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Archivist must consider records policy void pending appeal

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Archivist must consider records policy void pending appeal 04/20/98 WASHINGTON, D.C.--The Archivist of the United States has been "flagrantly" violating…

Archivist must consider records policy void pending appeal

04/20/98

WASHINGTON, D.C.–The Archivist of the United States has been “flagrantly” violating an October 1997 court order declaring “null and void” a National Archives and Records Administration regulation that authorized government agencies to delete computerized records, a federal judge in Washington, D.C. ruled in early April.

Despite the October ruling, the archivist had issued a bulletin and published two notices in the Federal Register stating that electronic records could be deleted under the regulation, known as GRS 20.

Federal District Judge Paul Friedman ordered the archivist to inform federal agencies that the regulation remains null and void pending the outcome of an appeal filed by the government.

The court also enjoined the archivist from issuing any statements indicating that GRS 20 authorizes the disposal of electronic records.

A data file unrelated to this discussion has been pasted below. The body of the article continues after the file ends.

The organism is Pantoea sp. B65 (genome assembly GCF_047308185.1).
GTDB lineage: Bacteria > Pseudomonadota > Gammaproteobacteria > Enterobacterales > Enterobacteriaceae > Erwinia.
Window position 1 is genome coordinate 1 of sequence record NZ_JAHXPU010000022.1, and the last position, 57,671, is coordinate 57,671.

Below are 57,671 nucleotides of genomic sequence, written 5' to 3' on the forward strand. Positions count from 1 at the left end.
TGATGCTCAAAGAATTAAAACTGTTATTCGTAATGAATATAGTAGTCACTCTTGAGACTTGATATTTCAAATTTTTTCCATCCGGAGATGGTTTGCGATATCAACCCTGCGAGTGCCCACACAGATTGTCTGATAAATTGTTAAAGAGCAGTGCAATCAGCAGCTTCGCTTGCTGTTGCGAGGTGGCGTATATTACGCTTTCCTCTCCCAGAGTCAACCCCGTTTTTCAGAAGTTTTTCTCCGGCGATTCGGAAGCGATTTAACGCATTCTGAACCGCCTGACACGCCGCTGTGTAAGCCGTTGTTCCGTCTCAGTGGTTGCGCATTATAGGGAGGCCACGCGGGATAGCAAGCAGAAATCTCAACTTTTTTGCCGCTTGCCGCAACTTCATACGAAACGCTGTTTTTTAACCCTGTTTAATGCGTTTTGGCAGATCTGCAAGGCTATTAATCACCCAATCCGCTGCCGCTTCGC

Issued in mid-August 1995, GRS 20 permitted federal agencies to erase word processing files recorded on electronic media and e-mail messages after they have been copied to paper, microform or an electronic recordkeeping system, “when no longer needed for updating or revision.”

In late December 1996, Public Citizen, a national nonprofit organization that conducts research and educational programs on government regulatory and information practices, joined by historians, journalists and researchers, filed suit in federal District Court in Washington, D.C. The suit alleged that the archivist “improperly ignored the unique value of electronic records” by granting federal agencies blanket authority to delete files stored in electronic form.

In October 1997, the court held that the archivist exceeded his authority by permitting disposal of records based on the technology used to create the record, rather than the value of the record as preserved electronically. (Public Citizen v. Carlin; Plaintiff’s Counsel: Michael Tankersley, Washington, D.C.)